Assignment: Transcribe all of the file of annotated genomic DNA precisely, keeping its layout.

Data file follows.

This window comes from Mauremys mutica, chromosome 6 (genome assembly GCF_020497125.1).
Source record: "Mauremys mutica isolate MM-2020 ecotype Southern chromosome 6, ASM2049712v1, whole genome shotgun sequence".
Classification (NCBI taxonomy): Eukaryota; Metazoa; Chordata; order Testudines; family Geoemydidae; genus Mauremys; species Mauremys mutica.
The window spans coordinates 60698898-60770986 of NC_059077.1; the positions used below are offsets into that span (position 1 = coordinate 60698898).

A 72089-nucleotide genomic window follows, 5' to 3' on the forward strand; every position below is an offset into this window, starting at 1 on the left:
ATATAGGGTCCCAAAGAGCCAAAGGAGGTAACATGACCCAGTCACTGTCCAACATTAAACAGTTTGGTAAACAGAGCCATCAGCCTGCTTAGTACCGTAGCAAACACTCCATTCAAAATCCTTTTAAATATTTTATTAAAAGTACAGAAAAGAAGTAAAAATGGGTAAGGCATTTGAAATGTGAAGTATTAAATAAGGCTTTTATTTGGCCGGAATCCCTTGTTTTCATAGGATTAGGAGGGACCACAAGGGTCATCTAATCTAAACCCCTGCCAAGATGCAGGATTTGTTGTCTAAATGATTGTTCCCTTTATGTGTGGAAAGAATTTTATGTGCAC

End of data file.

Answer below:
This window comes from Mauremys mutica, chromosome 6 (genome assembly GCF_020497125.1).
Source record: "Mauremys mutica isolate MM-2020 ecotype Southern chromosome 6, ASM2049712v1, whole genome shotgun sequence".
Classification (NCBI taxonomy): Eukaryota; Metazoa; Chordata; order Testudines; family Geoemydidae; genus Mauremys; species Mauremys mutica.
The window spans coordinates 60698898-60770986 of NC_059077.1; the positions used below are offsets into that span (position 1 = coordinate 60698898).

A 72089-nucleotide genomic window follows, 5' to 3' on the forward strand; every position below is an offset into this window, starting at 1 on the left:
ATATAGGGTCCCAAAGAGCCAAAGGAGGTAACATGACCCAGTCACTGTCCAACATTAAACAGTTTGGTAAACAGAGCCATCAGCCTGCTTAGTACCGTAGCAAACACTCCATTCAAAATCCTTTTAAATATTTTATTAAAAGTACAGAAAAGAAGTAAAAATGGGTAAGGCATTTGAAATGTGAAGTATTAAATAAGGCTTTTATTTGGCCGGAATCCCTTGTTTTCATAGGATTAGGAGGGACCACAAGGGTCATCTAATCTAAACCCCTGCCAAGATGCAGGATTTGTTGTCTAAATGATTGTTCCCTTTATGTGTGGAAAGAATTTTATGTGCAC